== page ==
Here, Google’s vast reach and influence in Kenya could easily be interpreted as having a “strategic market position.” The CAK may scrutinize its ability to act independently of competitors and customers.
      • Superior Bargaining Position: This new term defines a situation where a company can leverage its size or market influence to impose unfair terms on its suppliers or customers. This provision aims to protect smaller businesses from being exploited by larger entities. Given its market dominance, Google could be investigated for potential abuse of its superior bargaining power in negotiations with advertisers, content creators, or other partners, under this section. 

      Dominance in Digital Markets:

      Recognizing the unique dynamics of digital markets, the Bill acknowledges that a company can be deemed dominant even with a market share below 40%. To assess dominance in digital markets, the CAK will consider factors like:

      • Network Effects: The value of a product or service increases as more people use it, leading to potential barriers to entry for competitors.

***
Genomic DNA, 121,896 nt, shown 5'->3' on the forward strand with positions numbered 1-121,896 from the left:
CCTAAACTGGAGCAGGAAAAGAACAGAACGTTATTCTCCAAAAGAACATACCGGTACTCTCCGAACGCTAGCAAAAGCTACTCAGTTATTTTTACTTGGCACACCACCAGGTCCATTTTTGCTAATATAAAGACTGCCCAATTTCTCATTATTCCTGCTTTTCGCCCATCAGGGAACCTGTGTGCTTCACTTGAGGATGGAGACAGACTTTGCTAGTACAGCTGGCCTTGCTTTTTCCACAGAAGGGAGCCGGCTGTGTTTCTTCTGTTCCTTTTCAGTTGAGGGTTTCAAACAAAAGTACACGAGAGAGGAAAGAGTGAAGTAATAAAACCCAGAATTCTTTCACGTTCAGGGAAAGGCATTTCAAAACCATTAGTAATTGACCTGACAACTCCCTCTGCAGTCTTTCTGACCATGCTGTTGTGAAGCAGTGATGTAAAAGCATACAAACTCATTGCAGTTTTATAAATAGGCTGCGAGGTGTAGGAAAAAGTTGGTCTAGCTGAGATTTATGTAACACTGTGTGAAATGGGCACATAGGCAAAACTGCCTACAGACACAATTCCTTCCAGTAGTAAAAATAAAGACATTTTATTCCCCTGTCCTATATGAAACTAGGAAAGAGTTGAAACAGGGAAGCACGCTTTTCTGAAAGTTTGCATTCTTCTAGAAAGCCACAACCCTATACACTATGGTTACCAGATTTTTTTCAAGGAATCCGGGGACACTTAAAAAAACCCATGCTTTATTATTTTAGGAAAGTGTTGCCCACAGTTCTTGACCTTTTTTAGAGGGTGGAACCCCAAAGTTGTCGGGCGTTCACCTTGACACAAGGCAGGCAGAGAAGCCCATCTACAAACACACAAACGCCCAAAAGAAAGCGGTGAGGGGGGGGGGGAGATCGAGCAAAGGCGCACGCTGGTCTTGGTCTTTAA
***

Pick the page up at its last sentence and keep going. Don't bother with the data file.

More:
• Economies of Scale: Digital businesses often achieve lower costs as they grow, making it harder for smaller players to compete.
      • Switching Costs: The difficulty for users to switch from one provider to another, often due to data portability issues, can contribute to dominance.
      • Importance of Intermediary Services: Platforms that connect buyers and sellers, like online marketplaces, can become gatekeepers, making them crucial for market access.

      In practical terms, Google’s search engine holds a dominant market share in Kenya. The Bill’s provisions for assessing dominance in digital markets, considering factors like network effects, economies of scale, and switching costs, will be highly relevant to Google. The CAK may examine whether Google’s dominance in search gives it an unfair advantage in other areas like online advertising.

      By considering these factors, the CAK aims to ensure fair competition in the digital age.

      Abuse of Superior Bargaining Position:

      This new provision addresses situations where a company with a strong market position exploits its leverage to impose unfair terms on its suppliers or customers. Examples of such abuse include:

      • Delayed Payments: Large companies forcing smaller suppliers to accept extended payment terms.
      • Unilateral Contract Termination: Abruptly ending contracts without valid reasons or sufficient notice.
      • Unreasonable Data Collection: Collecting and using data from suppliers or customers without their consent or for unfair advantage.

      The Bill empowers the CAK to investigate and sanction such practices, creating a fairer business environment.